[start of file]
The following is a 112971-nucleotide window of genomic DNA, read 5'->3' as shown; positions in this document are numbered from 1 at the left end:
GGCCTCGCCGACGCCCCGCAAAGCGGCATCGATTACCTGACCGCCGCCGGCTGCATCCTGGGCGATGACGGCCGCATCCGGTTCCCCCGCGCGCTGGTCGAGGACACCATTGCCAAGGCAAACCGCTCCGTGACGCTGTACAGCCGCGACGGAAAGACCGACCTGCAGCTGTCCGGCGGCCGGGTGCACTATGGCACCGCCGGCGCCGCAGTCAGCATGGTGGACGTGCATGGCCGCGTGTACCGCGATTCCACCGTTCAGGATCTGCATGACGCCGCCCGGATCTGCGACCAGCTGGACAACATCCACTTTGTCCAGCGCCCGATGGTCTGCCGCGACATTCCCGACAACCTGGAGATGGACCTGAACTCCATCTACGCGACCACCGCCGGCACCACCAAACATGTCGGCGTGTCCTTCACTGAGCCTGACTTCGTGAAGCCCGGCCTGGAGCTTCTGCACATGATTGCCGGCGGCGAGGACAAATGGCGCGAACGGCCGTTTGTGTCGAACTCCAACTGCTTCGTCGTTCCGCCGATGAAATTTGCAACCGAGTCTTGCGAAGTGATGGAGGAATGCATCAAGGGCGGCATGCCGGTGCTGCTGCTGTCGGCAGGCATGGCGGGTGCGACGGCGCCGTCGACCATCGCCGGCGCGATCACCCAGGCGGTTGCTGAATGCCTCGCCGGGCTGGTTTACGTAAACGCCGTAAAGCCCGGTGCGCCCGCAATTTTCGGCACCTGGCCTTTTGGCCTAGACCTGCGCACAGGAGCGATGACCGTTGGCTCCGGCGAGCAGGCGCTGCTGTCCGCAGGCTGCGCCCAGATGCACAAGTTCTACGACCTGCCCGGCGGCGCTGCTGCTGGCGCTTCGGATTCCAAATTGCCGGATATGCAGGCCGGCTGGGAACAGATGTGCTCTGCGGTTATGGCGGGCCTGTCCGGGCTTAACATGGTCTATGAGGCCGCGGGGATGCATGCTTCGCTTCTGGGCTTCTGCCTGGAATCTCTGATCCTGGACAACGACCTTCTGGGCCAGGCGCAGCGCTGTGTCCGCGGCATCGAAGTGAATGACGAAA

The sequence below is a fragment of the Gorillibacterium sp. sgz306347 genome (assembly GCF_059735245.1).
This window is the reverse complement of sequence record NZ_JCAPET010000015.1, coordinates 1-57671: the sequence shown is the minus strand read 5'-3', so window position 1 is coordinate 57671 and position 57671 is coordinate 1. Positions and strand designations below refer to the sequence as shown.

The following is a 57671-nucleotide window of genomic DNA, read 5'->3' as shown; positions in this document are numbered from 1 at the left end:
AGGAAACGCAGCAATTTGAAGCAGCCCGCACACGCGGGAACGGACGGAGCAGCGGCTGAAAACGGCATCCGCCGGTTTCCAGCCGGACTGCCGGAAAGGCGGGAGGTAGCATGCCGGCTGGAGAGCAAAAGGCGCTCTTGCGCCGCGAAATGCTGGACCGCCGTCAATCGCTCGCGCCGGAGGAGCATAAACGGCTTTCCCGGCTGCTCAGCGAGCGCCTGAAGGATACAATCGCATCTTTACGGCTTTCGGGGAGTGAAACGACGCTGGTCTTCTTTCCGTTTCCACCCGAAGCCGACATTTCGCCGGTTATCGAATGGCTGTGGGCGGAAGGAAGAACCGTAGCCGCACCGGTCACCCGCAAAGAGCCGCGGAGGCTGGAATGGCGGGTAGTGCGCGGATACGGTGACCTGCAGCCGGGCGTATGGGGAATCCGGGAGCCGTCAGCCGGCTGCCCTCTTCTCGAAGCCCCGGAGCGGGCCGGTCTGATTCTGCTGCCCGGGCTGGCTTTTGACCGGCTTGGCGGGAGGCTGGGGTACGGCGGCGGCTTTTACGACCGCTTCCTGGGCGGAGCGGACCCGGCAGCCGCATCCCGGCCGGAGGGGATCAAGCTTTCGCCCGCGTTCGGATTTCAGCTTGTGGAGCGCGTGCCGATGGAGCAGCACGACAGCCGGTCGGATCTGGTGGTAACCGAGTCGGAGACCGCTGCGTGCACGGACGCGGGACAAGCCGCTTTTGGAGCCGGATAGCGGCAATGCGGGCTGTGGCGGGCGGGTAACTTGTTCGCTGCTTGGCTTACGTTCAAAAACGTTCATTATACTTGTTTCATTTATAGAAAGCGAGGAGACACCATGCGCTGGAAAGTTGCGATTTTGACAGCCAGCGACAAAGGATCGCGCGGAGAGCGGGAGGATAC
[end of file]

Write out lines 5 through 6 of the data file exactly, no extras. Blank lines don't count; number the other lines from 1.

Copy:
The following is a 57671-nucleotide window of genomic DNA, read 5'->3' as shown; positions in this document are numbered from 1 at the left end:
AGGAAACGCAGCAATTTGAAGCAGCCCGCACACGCGGGAACGGACGGAGCAGCGGCTGAAAACGGCATCCGCCGGTTTCCAGCCGGACTGCCGGAAAGGCGGGAGGTAGCATGCCGGCTGGAGAGCAAAAGGCGCTCTTGCGCCGCGAAATGCTGGACCGCCGTCAATCGCTCGCGCCGGAGGAGCATAAACGGCTTTCCCGGCTGCTCAGCGAGCGCCTGAAGGATACAATCGCATCTTTACGGCTTTCGGGGAGTGAAACGACGCTGGTCTTCTTTCCGTTTCCACCCGAAGCCGACATTTCGCCGGTTATCGAATGGCTGTGGGCGGAAGGAAGAACCGTAGCCGCACCGGTCACCCGCAAAGAGCCGCGGAGGCTGGAATGGCGGGTAGTGCGCGGATACGGTGACCTGCAGCCGGGCGTATGGGGAATCCGGGAGCCGTCAGCCGGCTGCCCTCTTCTCGAAGCCCCGGAGCGGGCCGGTCTGATTCTGCTGCCCGGGCTGGCTTTTGACCGGCTTGGCGGGAGGCTGGGGTACGGCGGCGGCTTTTACGACCGCTTCCTGGGCGGAGCGGACCCGGCAGCCGCATCCCGGCCGGAGGGGATCAAGCTTTCGCCCGCGTTCGGATTTCAGCTTGTGGAGCGCGTGCCGATGGAGCAGCACGACAGCCGGTCGGATCTGGTGGTAACCGAGTCGGAGACCGCTGCGTGCACGGACGCGGGACAAGCCGCTTTTGGAGCCGGATAGCGGCAATGCGGGCTGTGGCGGGCGGGTAACTTGTTCGCTGCTTGGCTTACGTTCAAAAACGTTCATTATACTTGTTTCATTTATAGAAAGCGAGGAGACACCATGCGCTGGAAAGTTGCGATTTTGACAGCCAGCGACAAAGGATCGCGCGGAGAGCGGGAGGATAC